Christensen used to run JDAIM herself, but when she started working at RespectAbility, she realized that basing JDAIM at the organization would provide the effort with staff support that could expand reach and grow the initiative. For instance, the effort has no data on how many communities participate in JDAIM in a given year, she said, because she never had the bandwidth to create and manage a registration system. 

Christensen said that individual communities, synagogues or organizations find local support to fund their JDAIM programs. Some organizations may have designated funds for disability inclusion and use funds to pay for speakers, which can be a significant program cost. Christensen said that she often gets calls about ASL interpretation and real-time captioning, which can get expensive. 

Funders should meet with people with disabilities and “really get into the weeds of the things that are needed,” Christensen said. “Funders can do a great service by incorporating the voices of people with disabilities, when they look at opportunities to support an organization.” 

Making events and programs accessible, said Mizrahi, is especially easy, “as with AI [artificial intelligence], groups can make a major difference by doing simple things that are free, such as turning on captions for all their Zoom meetings.”

Advocates said that when it comes to including people with disabilities, it’s not one-size-fits-all: different people require different accommodations to feel like they belong.

“We want people to feel comfortable advocating for what they need,” Ilana Ruskay-Kidd, founder and head of school at the Shefa School, a Manhattan-based Jewish day school for students with language-based disabilities, told eJP. “Whether that’s ‘I need a ramp’ or ‘I need a little bit of extra time’ or ‘I need you to give me the article before so that I have more time to read it…’ Whatever those things are, so that people feel comfortable in their skin being who they are. I want the rest of the world to really try to accommodate, not out of pity, but because our world is actually better when they’re around our table.”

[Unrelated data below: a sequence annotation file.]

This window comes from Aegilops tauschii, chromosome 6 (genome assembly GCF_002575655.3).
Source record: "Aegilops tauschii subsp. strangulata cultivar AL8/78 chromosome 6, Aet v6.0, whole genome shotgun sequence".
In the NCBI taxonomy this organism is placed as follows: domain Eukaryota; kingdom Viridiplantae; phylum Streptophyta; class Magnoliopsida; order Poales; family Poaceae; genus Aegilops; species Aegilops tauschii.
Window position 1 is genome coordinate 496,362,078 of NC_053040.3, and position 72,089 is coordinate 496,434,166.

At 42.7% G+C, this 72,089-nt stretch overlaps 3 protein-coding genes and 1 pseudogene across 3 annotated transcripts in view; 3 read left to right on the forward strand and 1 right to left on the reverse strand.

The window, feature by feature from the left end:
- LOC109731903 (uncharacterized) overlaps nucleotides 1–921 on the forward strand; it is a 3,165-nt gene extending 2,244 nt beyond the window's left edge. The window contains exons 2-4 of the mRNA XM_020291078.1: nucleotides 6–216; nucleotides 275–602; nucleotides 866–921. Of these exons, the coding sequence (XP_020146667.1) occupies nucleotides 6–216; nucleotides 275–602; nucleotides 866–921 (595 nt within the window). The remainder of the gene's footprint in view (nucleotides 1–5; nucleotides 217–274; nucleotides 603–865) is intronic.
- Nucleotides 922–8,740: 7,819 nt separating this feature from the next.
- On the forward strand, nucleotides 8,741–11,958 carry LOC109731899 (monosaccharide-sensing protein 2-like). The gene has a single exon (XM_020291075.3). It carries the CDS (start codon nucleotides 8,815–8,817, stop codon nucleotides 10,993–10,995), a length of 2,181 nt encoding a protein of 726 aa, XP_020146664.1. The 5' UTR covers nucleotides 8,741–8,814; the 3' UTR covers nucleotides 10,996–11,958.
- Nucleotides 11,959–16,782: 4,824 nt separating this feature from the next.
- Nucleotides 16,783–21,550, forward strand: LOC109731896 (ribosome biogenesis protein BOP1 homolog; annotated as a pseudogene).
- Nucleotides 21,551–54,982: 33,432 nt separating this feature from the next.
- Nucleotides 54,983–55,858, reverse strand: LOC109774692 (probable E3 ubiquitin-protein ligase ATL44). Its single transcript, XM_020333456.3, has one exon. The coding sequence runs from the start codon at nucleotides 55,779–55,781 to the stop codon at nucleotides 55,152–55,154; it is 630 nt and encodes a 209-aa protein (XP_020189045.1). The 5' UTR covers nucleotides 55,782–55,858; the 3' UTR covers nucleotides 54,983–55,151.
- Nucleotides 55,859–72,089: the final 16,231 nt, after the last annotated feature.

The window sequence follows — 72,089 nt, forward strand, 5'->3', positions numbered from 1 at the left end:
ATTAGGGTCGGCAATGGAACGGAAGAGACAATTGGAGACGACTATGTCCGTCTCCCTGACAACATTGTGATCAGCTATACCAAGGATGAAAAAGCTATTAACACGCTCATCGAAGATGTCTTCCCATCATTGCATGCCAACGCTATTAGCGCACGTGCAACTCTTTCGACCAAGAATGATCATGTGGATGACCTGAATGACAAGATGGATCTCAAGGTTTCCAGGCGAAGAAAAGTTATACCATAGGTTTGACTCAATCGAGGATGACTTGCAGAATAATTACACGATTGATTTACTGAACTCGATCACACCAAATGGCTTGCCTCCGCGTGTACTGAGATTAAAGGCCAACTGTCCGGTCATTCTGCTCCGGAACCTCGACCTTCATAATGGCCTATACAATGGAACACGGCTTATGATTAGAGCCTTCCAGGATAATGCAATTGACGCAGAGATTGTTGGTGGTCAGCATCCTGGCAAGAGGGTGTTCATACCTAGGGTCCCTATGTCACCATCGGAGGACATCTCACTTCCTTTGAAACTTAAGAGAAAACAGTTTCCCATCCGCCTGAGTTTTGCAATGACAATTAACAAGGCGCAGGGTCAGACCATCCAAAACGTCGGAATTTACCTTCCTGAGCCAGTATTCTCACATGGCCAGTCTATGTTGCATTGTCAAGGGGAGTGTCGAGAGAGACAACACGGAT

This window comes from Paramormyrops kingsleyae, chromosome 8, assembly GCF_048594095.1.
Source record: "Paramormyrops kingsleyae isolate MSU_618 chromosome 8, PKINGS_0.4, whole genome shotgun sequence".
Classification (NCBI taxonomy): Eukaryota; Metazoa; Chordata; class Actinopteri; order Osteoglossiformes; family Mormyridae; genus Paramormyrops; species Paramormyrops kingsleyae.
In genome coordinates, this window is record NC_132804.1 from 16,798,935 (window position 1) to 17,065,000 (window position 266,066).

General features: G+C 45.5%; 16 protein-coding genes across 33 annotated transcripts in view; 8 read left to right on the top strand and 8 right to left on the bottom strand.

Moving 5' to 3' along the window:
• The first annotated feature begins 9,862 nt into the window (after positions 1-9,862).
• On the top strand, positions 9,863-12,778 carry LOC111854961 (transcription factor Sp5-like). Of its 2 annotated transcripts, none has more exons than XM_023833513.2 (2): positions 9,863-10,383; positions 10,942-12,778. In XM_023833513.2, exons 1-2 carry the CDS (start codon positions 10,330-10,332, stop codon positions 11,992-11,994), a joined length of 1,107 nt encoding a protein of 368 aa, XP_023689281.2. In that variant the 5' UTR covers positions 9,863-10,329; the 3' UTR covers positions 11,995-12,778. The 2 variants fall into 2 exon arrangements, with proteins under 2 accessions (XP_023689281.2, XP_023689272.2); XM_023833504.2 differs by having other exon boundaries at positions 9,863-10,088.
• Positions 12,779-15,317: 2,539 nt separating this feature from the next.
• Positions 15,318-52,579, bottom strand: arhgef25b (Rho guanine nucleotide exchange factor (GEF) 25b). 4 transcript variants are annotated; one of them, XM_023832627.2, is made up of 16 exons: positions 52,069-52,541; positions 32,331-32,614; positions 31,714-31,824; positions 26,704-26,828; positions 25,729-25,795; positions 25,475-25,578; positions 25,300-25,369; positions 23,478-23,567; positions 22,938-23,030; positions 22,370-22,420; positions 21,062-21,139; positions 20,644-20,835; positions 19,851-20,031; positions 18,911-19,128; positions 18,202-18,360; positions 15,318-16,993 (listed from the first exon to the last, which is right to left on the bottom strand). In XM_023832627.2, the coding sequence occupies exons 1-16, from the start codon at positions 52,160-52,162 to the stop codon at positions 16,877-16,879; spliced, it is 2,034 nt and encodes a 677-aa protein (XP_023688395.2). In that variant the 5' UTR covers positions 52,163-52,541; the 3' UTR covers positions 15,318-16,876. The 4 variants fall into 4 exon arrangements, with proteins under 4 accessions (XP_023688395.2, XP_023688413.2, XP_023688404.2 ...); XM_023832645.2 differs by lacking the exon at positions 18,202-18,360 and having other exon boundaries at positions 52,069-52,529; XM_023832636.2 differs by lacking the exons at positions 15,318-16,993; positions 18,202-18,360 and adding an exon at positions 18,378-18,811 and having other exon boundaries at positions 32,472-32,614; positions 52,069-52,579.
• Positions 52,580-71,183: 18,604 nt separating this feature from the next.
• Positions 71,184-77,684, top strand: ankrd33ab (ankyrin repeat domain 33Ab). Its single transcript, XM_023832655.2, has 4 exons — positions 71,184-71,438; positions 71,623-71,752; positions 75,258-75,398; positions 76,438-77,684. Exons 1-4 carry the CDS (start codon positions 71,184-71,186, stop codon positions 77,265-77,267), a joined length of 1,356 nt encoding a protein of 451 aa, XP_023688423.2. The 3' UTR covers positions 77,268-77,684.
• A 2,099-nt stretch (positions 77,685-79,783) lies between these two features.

The Network of Jewish Human Service Agencies (NJHSA) offers a guide on best practices around disability, and runs Project EM, a national network funded primarily by the Baltimore-based Harry and Jeanette Weinberg Foundation that provides job seekers — including people with disabilities — assistance, resources and tools that will help them find employment. The Weinberg Foundation supported the network with a two-year grant of $1.75 million to launch Project EM, to support the organization’s Best Practice Study in Disability Employment as well as its Center for Innovation and Research. NJHSA currently has an annual operating budget of $4.9 million.

“The move in general around diversity, equity and inclusion work that’s going on more and more across our country and in workplaces and in schools, it’s all part of saying we celebrate differences and we value that different people have different strengths,” Sarah Welch, vice president of workforce development services at NJHSA, told eJP. Because February is also Black History Month, the network’s efforts include ensuring that its “mission and stories align with acknowledging the needs of those two communities and the overlap of those two communities,” she said.

JDAIM has changed over the years, Christensen said. She feels that it has set the Jewish community “on a better path to understand people just want to belong like anyone else. A person is a person. It’s not predicated on what a person can and cannot do.”

Schuller hopes that JDAIM acts as a “reset button” for Jewish communities.

“We should be focused on inclusion and accessibility all year,” she said. “But February is a great opportunity to really do a deep dive, figure out areas for improvement, set goals and set up the full year to do the work.”

Christensen said that one approach, moving forward, would be to stop talking about “inclusion” and start thinking in terms of “belonging.”

“Every person wants to belong,” Christensen said. “By looking through the lens of belonging, all of us take the time then to engage with each other, to have conversations, to get to know each other and build relationships. That really is where we want to be.”